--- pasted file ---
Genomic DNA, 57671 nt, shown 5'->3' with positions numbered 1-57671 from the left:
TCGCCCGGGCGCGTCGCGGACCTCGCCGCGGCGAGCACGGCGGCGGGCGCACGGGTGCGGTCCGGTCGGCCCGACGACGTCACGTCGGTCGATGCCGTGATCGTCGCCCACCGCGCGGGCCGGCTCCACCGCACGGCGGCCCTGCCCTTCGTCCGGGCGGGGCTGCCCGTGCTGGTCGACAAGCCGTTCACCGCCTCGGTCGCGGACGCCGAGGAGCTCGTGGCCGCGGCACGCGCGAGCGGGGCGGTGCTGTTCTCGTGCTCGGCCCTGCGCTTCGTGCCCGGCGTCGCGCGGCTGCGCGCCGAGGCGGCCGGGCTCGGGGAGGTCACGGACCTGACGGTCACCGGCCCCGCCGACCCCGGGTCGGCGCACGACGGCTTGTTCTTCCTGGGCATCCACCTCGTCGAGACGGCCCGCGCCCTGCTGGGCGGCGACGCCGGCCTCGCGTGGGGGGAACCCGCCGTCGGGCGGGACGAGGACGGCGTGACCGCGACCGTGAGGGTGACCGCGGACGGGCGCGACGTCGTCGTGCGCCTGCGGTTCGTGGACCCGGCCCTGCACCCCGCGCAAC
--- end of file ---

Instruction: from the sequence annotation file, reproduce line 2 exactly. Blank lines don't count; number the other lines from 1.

TCGCCCGGGCGCGTCGCGGACCTCGCCGCGGCGAGCACGGCGGCGGGCGCACGGGTGCGGTCCGGTCGGCCCGACGACGTCACGTCGGTCGATGCCGTGATCGTCGCCCACCGCGCGGGCCGGCTCCACCGCACGGCGGCCCTGCCCTTCGTCCGGGCGGGGCTGCCCGTGCTGGTCGACAAGCCGTTCACCGCCTCGGTCGCGGACGCCGAGGAGCTCGTGGCCGCGGCACGCGCGAGCGGGGCGGTGCTGTTCTCGTGCTCGGCCCTGCGCTTCGTGCCCGGCGTCGCGCGGCTGCGCGCCGAGGCGGCCGGGCTCGGGGAGGTCACGGACCTGACGGTCACCGGCCCCGCCGACCCCGGGTCGGCGCACGACGGCTTGTTCTTCCTGGGCATCCACCTCGTCGAGACGGCCCGCGCCCTGCTGGGCGGCGACGCCGGCCTCGCGTGGGGGGAACCCGCCGTCGGGCGGGACGAGGACGGCGTGACCGCGACCGTGAGGGTGACCGCGGACGGGCGCGACGTCGTCGTGCGCCTGCGGTTCGTGGACCCGGCCCTGCACCCCGCGCAAC